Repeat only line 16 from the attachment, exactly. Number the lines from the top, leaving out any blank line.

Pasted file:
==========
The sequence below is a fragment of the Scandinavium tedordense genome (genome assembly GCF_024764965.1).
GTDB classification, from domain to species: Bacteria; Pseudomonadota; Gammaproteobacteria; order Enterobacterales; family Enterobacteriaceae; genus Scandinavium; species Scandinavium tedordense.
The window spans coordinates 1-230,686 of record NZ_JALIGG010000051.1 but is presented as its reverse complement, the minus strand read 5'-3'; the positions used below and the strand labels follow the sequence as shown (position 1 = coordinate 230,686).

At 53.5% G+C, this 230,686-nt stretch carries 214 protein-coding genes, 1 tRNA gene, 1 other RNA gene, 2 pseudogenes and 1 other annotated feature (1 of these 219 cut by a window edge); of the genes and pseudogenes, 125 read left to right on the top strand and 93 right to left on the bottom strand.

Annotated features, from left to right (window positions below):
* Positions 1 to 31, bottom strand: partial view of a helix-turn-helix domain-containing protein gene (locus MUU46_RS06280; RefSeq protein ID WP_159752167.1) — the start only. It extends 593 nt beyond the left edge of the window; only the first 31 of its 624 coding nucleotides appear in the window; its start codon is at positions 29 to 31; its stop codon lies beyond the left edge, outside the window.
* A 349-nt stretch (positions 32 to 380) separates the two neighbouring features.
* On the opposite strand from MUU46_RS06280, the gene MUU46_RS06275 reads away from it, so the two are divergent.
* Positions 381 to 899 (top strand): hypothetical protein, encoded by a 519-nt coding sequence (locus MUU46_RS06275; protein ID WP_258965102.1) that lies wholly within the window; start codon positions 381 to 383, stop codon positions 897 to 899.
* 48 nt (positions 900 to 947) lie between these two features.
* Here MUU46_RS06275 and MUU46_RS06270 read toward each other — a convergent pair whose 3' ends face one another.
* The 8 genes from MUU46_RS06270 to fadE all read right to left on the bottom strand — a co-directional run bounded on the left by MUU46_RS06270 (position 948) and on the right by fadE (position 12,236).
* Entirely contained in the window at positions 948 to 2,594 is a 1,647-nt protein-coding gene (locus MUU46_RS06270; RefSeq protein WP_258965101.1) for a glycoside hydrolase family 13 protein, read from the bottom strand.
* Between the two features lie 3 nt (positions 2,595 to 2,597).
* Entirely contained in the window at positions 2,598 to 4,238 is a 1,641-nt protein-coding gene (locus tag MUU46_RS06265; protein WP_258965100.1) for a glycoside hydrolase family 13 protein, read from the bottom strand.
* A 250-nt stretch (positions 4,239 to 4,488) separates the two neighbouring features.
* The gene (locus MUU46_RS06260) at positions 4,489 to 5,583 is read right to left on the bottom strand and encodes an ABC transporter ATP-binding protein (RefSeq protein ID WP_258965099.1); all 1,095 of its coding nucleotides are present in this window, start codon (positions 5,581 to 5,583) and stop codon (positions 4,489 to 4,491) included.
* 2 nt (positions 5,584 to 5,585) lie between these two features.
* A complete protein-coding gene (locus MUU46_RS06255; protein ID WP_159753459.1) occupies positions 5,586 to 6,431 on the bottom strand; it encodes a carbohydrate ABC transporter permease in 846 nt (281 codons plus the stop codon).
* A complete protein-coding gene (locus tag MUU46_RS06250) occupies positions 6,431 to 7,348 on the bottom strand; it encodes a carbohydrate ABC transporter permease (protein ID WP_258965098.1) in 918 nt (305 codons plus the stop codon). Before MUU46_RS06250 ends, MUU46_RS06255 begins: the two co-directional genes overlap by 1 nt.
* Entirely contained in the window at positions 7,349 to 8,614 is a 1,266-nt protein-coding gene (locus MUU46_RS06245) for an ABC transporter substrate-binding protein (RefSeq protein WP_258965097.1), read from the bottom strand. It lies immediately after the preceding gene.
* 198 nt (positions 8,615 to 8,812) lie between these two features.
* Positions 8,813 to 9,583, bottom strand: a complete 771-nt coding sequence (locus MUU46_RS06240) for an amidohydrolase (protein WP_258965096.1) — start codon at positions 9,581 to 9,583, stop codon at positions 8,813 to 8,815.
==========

* A 250-nt stretch (positions 4,239 to 4,488) separates the two neighbouring features.